Holiday Angst, Pt 3

Several years back a husband/father in his 30’s came to see me one day in March for a consult. After the usual pleasantries I asked what I could help him with.

He said he needed some insights from me to help with getting through the upcoming holiday.

 

I can still remember the mental processes this started in me. As I listened to him elaborate on his concerns I was having the following internal dialogue:

(“What holiday? The only thing on the horizon is Easter and I have never heard of Easter being an anxiety-ridden holiday for anyone. As a Christian I love Easter – it is one of our most cherished holidays. And while I know that isn’t true for everyone, still I’ve never heard of families having knockdown – drag outs on Easter. This is a first!”)

My inner conversation continued:
(“Surely I’m missing something here. Or maybe I’m assuming something. While I guess there are families out there who hate Easter get-togethers… I’ve just never heard firsthand of this being a problem. This just seems odd. I’m gonna ask the obvious question.”)

So, without couching it in a leading-question way I simply asked (all the while expecting to hear – “Easter of course… what do you think!”) “Exactly which holiday are you concerned about?”

To my surprise he said, “Oh, I’m sorry. I should have said right off the bat.” And then he told me.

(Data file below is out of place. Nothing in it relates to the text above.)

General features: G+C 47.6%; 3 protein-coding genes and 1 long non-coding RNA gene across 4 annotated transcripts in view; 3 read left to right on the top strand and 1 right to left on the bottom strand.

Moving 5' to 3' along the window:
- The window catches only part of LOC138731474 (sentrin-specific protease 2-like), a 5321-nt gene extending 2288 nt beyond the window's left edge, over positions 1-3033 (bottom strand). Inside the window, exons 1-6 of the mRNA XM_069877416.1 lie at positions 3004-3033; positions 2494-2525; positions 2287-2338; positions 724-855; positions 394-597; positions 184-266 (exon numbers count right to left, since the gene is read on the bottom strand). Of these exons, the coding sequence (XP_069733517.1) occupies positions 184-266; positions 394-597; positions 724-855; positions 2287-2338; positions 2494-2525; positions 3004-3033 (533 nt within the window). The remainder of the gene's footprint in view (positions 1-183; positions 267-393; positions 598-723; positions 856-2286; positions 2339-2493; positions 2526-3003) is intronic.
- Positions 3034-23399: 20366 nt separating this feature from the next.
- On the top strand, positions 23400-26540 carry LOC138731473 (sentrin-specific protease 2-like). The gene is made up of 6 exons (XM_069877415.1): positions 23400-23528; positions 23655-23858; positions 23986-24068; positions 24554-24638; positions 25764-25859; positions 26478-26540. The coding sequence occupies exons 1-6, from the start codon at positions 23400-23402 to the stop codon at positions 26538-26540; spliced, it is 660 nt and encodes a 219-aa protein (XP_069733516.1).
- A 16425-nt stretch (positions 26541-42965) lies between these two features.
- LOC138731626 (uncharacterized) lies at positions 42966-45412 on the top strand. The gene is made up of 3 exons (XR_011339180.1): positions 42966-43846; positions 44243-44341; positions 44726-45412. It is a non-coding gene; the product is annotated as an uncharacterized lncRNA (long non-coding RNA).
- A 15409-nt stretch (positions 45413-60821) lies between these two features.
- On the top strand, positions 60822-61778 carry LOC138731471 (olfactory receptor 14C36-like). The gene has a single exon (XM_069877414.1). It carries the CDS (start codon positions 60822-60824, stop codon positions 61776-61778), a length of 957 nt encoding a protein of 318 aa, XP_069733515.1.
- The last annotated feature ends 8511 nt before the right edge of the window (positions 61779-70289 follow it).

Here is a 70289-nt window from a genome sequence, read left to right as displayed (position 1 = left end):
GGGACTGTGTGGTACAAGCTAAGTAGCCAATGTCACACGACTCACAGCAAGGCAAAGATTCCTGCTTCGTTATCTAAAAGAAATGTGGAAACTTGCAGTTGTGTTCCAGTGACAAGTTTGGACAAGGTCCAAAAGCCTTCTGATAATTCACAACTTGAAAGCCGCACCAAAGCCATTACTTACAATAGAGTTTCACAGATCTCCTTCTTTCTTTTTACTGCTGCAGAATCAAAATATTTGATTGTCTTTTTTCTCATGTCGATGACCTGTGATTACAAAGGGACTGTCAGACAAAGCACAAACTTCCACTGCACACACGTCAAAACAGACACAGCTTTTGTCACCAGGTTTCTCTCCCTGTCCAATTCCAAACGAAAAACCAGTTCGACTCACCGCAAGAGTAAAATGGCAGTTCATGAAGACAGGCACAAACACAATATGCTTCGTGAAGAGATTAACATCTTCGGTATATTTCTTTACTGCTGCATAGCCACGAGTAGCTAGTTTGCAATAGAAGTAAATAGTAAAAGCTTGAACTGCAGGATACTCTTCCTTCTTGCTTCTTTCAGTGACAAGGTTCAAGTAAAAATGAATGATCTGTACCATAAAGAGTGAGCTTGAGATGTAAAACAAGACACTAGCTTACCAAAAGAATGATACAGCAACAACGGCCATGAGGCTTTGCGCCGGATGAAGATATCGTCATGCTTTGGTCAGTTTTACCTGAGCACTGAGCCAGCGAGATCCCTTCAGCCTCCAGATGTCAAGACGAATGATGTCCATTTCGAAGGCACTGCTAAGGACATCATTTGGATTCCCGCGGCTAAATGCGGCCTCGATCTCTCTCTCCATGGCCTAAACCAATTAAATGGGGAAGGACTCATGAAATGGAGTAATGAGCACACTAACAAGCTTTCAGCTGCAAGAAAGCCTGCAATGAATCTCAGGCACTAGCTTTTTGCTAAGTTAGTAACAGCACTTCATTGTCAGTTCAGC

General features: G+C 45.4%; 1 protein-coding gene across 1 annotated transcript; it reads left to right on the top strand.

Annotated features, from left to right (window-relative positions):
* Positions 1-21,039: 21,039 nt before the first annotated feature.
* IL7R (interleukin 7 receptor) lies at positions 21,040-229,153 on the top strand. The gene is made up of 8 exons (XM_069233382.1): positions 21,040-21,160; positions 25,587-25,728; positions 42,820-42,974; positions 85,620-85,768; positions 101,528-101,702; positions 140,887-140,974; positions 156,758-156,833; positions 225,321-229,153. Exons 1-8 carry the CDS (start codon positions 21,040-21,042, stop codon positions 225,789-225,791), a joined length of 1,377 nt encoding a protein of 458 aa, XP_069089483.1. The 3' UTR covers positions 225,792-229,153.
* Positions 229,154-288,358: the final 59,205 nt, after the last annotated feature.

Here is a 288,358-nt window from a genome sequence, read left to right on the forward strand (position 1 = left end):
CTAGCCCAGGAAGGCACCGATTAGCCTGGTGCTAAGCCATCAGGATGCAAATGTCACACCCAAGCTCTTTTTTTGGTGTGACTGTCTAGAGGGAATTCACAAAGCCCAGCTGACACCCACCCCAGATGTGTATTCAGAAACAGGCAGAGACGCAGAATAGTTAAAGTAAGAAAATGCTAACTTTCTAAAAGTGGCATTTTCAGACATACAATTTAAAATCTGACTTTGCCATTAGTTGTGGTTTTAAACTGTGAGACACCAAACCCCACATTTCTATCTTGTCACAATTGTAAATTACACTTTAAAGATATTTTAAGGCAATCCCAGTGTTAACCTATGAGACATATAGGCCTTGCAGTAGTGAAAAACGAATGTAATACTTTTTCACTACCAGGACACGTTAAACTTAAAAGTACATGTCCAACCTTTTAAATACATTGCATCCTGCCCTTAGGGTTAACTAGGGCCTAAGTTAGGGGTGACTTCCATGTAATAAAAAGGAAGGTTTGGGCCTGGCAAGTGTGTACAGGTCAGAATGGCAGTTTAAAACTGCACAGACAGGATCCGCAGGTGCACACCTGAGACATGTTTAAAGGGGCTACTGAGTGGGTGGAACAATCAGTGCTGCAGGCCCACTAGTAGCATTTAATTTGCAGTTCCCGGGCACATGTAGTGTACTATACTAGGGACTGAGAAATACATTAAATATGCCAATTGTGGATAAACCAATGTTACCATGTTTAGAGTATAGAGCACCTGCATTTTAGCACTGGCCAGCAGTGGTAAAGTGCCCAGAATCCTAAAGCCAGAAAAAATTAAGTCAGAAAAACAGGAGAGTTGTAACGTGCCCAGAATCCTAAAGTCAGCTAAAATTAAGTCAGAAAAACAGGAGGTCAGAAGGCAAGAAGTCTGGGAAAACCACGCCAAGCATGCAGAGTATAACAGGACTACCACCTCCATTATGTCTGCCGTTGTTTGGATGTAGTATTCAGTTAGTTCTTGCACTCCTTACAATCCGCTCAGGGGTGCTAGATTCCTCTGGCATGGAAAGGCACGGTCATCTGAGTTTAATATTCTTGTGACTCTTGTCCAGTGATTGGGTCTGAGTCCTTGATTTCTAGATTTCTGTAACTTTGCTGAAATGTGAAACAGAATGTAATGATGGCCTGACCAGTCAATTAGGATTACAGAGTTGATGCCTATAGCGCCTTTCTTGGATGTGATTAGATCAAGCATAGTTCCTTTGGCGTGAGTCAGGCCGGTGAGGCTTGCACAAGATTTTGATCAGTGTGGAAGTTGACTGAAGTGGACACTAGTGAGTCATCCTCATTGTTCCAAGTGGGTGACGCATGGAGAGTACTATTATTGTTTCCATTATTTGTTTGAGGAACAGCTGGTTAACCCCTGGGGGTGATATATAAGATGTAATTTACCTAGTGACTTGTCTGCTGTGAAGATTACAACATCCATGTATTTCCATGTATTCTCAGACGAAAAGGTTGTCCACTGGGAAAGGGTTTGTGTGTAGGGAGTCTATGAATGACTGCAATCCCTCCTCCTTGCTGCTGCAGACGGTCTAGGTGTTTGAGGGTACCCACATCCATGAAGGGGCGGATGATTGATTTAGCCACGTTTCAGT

Thanksgiving.

 

Thanksgiving was eight-and-a-half months away from the time of our session.

That’s 35 weeks.

245 days.

This brings us to the subject for this post on thriving through this holiday season.

 

Refuse to pre-suffer.

 

Pre-suffering is a straight-ahead concept. No elaboration is needed on this term because it means just what it says – suffering ahead of time.

There is no human alive whose existence would not be markedly improved if he or she would practice this one principle – don’t pre-suffer.

 

We could be talking about next week’s dental appointment, tomorrow’s presentation at work, that blind date a friend has arranged for you for this Friday, or any other event in which it’s easy to allow ourselves to pre-suffer.

 

But in this post, we are applying the concept to holiday gatherings.

There are a number of problems with pre-suffering but the most obvious is – it is unnecessary pain. It infects today with tomorrow’s anxiety or dread. It robs us of life.

We are promised access to grace and strength for “today.” If we take on dread of a day that lies 245 days… 35 weeks… out into the future – we’re on our own.

 

[su_pullquote]Pre-suffering is a straight-ahead concept. No elaboration is needed on this term because it means just what it says – suffering ahead of time.[/su_pullquote]

 

 

 

 

 

 

Take a page from my client’s book.

He was wise (if premature) to seek needed help in developing new strategies and skills for dealing with holiday family dynamics. He was unwise in letting it cause him to pre-suffer.

It’s more than possible to do the former without allowing yourself to experience the latter.

If the holiday family gatherings are something you dread, I suggest you take the path my client followed.

If you sense you need some help with the holidays, find a book that speaks to your concerns or seek the help of a professional. There’s still time.

But I would encourage you to refuse to pre-suffer. This does nothing to help you with the day you’re dreading, but only robs you of the joy of today.

 

Dr Michael Ruth, Growth Resources, Personal Growth